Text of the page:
Refining Your Growth Strategy with Data
Identify Your Value Proposition
In today’s competitive business arena, you need to understand what your small business has to offer, in terms of a product or service. What is it that sets you apart from the competition? Start by asking yourself what makes your business unique, relevant, and credible. If you can’t answer that question for yourself, you can bet that your potential customers won’t know why they should trust their business to you either. Once you establish what your value proposition is—that special benefit that only your business can provide—you will have discovered the one critical, organic growth strategy on which to build everything else.
If your value proposition is service-centred, focus on making that service better for the customer. If it’s cantered on a unique product, then your product-growth strategy should be focused on making that product even better. When you’ve got a quality product, you can focus with confidence on a growth-strategy market penetration plan to get your unique product in front of more potential customers.
Know Your Target Audience
You started your company because you saw a unique solution to a problem. But that problem generally relates to a certain audience, and that’s the audience you want to focus your marketing efforts on. To formulate an effective growth-strategy in marketing, it’s critical to identify exactly who that target audience is, and who among that audience is your ideal customer. Armed with this information you can better adjust your business in ways that will stimulate steady growth. For example, developing new products to better serve new and existing customers is a powerful growth strategy that can only come from knowing who your customers really are, and what they are looking for.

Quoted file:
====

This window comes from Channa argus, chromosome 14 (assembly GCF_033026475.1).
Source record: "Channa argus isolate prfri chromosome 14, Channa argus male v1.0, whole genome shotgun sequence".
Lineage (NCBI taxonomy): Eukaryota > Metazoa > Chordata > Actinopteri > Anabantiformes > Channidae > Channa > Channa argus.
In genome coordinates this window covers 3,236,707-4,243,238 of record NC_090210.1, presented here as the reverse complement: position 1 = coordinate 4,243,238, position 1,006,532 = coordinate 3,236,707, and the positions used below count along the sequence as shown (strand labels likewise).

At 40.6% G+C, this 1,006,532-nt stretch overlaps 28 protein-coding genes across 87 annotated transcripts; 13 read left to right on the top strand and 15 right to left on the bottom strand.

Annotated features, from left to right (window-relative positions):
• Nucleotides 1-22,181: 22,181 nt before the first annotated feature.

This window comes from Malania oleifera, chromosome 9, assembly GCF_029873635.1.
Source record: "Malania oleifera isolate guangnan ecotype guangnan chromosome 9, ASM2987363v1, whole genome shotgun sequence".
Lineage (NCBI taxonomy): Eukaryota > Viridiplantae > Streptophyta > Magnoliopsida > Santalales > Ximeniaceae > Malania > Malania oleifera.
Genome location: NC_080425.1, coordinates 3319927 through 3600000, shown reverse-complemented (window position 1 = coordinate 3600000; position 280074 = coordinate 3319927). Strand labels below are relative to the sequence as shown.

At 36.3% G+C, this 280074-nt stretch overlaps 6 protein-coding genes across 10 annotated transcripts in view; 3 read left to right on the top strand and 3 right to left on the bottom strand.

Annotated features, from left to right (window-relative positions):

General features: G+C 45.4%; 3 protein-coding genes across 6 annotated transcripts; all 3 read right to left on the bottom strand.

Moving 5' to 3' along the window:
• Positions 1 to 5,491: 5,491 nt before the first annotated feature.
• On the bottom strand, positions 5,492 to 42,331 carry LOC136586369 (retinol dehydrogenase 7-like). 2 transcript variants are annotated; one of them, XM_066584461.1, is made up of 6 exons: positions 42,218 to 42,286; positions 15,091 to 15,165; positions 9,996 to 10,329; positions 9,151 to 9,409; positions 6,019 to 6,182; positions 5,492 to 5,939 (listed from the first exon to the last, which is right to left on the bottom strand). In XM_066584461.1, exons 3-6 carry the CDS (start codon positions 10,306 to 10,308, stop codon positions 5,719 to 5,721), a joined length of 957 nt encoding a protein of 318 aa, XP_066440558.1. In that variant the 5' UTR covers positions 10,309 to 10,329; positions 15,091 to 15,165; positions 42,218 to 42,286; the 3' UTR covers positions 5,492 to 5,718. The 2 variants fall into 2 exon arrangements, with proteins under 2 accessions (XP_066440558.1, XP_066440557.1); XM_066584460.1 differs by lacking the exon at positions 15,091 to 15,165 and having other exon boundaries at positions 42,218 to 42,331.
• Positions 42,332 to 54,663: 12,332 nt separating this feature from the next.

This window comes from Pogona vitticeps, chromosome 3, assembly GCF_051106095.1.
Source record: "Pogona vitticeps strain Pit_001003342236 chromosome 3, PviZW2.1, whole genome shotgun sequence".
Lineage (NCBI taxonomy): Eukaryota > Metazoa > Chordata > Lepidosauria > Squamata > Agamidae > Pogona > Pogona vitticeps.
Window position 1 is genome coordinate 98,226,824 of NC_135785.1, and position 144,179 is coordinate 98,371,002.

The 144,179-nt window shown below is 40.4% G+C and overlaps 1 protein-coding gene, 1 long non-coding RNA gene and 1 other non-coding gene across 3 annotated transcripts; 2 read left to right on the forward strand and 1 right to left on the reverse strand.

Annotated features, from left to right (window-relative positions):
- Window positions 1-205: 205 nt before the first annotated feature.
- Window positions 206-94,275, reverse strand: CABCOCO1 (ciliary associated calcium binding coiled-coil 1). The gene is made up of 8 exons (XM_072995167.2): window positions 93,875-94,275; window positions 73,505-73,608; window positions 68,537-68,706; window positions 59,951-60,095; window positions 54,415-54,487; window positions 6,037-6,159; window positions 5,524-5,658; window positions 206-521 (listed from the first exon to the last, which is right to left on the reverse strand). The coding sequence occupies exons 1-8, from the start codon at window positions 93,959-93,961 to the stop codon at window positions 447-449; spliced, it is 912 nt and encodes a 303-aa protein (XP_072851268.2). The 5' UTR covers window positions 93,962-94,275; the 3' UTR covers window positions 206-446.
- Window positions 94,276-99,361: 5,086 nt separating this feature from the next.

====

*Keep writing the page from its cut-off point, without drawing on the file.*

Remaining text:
Once you’ve identified your target audience, the next step is to provide them with something of value. Of course, the product or service that you offer should fit this description. Many potential clients will hesitate to commit to a purchase before experiencing that value for themselves. Businesses that engage in content marketing, where high-quality, useful content is shared via digital channels free of charge often find that the goodwill generated leads directly to increased sales. According to study by Demand Gen, 66% of buyers agreed that the winning vendor provided higher-quality content, and 63% said the winning vendor’s content was more conducive to building a business case for the purchase.
Critically Evaluate Your Revenue Streams
Leverage Growth Strategy Analysis
Once put into place, growth strategies must be analysed to determine their effectiveness in building long-term business growth. When changes are implemented to stimulate growth, those changes must be measured for effectiveness. Through the analysis process, key indicators can be identified that are affecting the growth of the business. Thus, entrepreneurs can focus their time, energy, and money on the strategies that are working to build their businesses, while eliminating those that aren’t.
Another important aspect of growth strategy analysis is figuring out what the competition is doing to grow their businesses. Identifying the new and unique ways that businesses like yours are growing can help you to better strategise your own plans for growth—to not just keep up with, but to outperform, the competition.
Practice Growth Strategy Management
While Franklin’s advice, “If you fail to plan, you are planning to fail,” readily applies to small business entrepreneurs, another caveat is just as crucial: if you fail to manage your growth strategy on an ongoing basis, your business will probably not live to see its five-year anniversary. Once implemented, long-term growth strategies must be managed, monitored, tweaked, and revised to produce not just long-term survival, but increased growth and profitability.